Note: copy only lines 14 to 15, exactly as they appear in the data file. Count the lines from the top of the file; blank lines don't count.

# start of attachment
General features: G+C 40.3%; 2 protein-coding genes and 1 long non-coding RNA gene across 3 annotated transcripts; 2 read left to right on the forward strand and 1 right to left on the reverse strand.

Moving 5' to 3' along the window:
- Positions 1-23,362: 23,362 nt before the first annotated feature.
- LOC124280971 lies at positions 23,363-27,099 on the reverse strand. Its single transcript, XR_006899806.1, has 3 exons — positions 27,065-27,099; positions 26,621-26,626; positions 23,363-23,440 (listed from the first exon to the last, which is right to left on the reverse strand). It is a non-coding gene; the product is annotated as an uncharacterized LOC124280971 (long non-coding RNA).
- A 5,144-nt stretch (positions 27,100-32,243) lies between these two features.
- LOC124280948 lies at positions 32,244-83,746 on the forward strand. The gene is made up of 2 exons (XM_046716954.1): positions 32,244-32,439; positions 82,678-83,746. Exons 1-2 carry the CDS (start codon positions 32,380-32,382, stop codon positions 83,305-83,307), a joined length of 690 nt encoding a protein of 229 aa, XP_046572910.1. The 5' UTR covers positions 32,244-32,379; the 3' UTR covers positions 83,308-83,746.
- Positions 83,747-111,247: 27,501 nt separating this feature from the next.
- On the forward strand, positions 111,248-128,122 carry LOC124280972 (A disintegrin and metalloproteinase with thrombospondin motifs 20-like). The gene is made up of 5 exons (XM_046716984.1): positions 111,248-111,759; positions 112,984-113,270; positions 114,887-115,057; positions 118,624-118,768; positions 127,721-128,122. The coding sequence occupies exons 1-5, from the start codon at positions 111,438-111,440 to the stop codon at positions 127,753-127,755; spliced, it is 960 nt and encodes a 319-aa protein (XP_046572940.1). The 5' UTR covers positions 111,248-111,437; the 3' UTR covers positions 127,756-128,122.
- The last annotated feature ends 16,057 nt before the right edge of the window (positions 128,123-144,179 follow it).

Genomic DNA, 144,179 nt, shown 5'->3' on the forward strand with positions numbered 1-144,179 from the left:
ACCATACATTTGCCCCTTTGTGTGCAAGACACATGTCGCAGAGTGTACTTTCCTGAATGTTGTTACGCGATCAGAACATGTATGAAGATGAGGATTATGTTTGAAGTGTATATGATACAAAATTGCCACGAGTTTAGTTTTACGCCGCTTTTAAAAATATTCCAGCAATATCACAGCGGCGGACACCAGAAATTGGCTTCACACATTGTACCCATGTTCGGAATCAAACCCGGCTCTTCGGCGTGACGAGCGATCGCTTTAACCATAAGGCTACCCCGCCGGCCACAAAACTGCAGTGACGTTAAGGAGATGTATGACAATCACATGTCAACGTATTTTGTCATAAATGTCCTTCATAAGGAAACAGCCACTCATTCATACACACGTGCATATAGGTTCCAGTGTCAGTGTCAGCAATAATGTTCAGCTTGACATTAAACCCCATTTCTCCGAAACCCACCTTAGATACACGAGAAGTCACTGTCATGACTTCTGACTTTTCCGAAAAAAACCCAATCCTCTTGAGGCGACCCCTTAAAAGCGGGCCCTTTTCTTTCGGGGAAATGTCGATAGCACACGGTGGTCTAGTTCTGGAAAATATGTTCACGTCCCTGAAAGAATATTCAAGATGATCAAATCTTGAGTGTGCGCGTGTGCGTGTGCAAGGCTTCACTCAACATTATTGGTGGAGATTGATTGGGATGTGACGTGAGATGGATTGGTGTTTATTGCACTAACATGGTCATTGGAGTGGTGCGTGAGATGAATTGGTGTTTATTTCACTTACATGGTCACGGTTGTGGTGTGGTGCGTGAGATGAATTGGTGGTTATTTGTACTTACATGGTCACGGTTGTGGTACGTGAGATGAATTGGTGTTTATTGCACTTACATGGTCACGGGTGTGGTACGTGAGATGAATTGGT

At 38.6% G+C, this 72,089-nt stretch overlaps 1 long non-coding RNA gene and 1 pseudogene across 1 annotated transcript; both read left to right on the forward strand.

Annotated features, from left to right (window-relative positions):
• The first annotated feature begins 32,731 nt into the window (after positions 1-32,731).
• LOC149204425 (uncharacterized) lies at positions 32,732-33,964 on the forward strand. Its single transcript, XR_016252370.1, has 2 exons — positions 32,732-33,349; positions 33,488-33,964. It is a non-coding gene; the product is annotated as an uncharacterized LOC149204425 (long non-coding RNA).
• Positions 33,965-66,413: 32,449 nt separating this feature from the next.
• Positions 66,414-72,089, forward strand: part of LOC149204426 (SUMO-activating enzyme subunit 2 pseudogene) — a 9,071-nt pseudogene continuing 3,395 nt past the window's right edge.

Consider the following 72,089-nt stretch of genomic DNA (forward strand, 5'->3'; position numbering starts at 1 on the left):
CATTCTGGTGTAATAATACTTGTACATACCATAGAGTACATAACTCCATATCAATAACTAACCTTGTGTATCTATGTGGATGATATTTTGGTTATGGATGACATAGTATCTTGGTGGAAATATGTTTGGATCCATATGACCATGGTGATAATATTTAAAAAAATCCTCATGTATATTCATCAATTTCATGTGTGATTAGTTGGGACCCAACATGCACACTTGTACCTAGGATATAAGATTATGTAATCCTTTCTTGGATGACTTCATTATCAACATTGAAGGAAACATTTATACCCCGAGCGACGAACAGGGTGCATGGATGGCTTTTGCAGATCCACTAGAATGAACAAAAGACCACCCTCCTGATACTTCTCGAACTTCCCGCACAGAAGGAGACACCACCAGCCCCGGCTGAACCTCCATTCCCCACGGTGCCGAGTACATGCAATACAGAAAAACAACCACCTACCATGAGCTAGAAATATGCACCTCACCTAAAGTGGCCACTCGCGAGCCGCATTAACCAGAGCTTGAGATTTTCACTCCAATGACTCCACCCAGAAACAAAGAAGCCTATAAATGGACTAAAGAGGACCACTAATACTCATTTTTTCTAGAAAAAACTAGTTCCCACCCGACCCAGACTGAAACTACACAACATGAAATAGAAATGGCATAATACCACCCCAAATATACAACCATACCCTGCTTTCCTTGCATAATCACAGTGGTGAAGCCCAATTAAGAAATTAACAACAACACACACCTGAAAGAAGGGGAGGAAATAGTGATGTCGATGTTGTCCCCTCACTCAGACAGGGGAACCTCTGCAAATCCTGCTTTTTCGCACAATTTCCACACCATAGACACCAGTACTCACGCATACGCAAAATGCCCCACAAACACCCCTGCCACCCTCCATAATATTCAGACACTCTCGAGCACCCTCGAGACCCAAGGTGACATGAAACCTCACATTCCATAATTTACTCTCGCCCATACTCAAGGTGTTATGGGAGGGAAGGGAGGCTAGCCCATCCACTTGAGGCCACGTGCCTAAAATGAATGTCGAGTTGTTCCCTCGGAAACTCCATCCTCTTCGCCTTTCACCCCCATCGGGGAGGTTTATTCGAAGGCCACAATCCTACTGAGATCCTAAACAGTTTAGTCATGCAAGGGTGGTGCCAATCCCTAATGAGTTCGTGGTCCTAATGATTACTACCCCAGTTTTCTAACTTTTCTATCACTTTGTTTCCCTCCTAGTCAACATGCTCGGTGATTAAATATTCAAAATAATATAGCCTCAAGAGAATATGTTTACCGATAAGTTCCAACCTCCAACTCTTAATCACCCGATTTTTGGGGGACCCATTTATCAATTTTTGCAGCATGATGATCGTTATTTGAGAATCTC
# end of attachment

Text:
• The first annotated feature begins 32,731 nt into the window (after positions 1-32,731).
• LOC149204425 (uncharacterized) lies at positions 32,732-33,964 on the forward strand. Its single transcript, XR_016252370.1, has 2 exons — positions 32,732-33,349; positions 33,488-33,964. It is a non-coding gene; the product is annotated as an uncharacterized LOC149204425 (long non-coding RNA).